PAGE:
WORLDWIDE: World Wildlife Fund (WWF) researchers determined that farmed shrimp from Thailand, Vietnam, and India could be traced back to their countries of origin with more than 98 per cent confidence through a process known as elemental profiling.
According to these scientists, with greater refinement, elemental profiling may help importers, customs officials, retailers, and others trace globally traded seafood back to its source, which can shed light on production practices with critical environmental and social implications.
Elemental profiling is the process of analyzing a set of the elements that make up a material or species. In this case, 23 elements found in shrimp were examined, including essential macro- and micro-nutrients and non-essential trace elements, in headless shell on shrimp (HLSO) samples were analyzed by ICP-AES (Inductively Coupled Plasma - Atomic Emission Spectrometry).
The study, supported by Auburn University and Ocean University of China, looked at farmed Pacific white shrimp (Litopenaeus vannamei) from three major exporting countries – India, Vietnam, and Thailand.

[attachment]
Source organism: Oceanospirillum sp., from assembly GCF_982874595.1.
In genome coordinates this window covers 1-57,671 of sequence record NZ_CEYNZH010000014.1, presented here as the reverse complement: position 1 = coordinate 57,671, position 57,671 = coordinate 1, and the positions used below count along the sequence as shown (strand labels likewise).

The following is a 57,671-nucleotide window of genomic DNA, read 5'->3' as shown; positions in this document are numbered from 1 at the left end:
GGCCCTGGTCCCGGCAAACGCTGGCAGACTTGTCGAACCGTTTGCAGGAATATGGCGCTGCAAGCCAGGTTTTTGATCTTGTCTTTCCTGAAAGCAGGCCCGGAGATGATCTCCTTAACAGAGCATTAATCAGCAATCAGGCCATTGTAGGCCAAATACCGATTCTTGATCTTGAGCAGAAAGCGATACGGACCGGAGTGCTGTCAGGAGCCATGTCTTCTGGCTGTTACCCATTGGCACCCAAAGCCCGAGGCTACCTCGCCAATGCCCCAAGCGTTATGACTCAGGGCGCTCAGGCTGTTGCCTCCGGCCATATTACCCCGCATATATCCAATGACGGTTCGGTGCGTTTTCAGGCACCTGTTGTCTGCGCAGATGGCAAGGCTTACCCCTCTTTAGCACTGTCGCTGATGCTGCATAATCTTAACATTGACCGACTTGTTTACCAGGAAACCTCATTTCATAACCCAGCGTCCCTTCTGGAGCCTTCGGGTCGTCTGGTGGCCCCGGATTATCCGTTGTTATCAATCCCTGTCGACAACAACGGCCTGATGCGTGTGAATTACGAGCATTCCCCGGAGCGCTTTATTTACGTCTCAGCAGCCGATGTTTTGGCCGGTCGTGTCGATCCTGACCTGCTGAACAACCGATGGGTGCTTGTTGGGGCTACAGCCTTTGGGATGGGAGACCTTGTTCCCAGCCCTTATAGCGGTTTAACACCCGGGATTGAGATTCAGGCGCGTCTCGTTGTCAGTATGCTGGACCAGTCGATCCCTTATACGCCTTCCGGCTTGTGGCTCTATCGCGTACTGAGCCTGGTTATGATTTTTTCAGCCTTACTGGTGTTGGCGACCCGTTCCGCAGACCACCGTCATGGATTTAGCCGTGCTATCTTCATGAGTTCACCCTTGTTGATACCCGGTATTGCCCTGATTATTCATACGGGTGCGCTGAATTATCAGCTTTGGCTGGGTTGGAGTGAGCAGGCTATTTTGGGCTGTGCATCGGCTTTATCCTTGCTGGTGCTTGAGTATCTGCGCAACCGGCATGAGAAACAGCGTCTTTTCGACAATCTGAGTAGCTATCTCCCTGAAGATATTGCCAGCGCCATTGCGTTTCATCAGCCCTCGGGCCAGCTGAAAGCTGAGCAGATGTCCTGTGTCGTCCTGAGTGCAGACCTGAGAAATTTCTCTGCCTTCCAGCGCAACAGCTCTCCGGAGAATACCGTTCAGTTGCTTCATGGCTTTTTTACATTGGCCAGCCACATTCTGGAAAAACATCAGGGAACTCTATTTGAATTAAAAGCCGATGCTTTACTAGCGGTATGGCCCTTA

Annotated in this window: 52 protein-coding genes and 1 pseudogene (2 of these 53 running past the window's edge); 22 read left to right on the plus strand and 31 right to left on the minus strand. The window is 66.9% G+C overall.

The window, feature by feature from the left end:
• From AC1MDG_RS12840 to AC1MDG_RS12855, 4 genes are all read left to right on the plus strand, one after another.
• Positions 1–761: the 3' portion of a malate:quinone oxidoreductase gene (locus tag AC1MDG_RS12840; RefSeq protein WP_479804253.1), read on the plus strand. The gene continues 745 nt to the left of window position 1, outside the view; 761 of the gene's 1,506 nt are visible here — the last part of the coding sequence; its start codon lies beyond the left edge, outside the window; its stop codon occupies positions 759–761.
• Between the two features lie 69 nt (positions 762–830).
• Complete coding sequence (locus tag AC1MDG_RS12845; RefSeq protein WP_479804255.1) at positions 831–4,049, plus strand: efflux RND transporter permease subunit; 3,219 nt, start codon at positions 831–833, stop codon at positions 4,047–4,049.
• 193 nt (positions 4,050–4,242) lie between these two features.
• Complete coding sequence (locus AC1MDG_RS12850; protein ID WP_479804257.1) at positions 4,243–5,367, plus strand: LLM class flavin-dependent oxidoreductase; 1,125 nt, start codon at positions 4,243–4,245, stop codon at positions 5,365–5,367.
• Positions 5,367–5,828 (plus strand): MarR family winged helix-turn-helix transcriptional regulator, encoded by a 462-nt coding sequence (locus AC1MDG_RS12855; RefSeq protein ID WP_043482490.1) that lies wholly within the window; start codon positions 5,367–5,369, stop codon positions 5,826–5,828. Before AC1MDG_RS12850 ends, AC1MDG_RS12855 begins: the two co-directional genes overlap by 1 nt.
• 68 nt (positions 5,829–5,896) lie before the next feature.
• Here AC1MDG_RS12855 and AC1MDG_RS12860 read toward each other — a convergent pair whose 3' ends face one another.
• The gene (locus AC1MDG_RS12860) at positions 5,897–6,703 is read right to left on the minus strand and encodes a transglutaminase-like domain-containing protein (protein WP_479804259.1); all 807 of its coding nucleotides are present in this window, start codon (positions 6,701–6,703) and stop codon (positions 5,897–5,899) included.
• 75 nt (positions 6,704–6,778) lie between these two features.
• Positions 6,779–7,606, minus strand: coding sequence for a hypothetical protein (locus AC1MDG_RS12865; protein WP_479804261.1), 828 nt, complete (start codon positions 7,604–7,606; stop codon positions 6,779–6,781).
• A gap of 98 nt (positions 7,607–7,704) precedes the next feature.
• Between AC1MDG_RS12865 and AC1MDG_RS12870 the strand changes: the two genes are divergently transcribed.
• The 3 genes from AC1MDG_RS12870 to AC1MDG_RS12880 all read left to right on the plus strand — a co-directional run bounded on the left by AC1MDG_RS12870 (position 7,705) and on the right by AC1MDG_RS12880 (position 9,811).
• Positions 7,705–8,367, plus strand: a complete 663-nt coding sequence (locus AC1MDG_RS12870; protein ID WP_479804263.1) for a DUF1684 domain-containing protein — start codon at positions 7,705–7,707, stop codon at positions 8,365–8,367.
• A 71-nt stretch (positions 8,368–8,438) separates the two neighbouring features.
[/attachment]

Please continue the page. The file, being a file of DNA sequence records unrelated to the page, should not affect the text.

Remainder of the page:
“Traceability allowing consumers to know where their shrimp came from largely isn’t possible in the mainstream markets today,” said Aaron McNevin, Ph.D., director of sustainable food at WWF.
McNevin explained that without knowing where a product is coming from, it is impossible to determine if the environment at a farm is being compromised or if workers are being mistreated.
“Elemental profiling gets us one step closer to farm origin and that’s what we are after,” the director stressed.
WWF researchers claim that today, when it is even possible, tracking farmed shrimp to its source depends on records often provided by exporters and that there is no objective way to verify these records with certainty, leaving opportunities for mislabeling and fraud.
In their view, lack of transparency and traceability prevents buyers from obtaining critical information including environmental stewardship and natural resource use, as well as worker welfare and food safety.
“We have attempted elemental profiling in the southeastern U.S. and it worked well for catfish and shrimp – the logical choice was to expand to the major farming countries,” said Claude Boyd, Ph.D., Professor of Aquaculture and Aquatic Sciences at Auburn University.
The study confirmed accuracy in the traceability of shrimp to a parent country, as it found that trying to trace the origin down to states or provinces showed promise, but it was not as reliable as traceability on the country scale.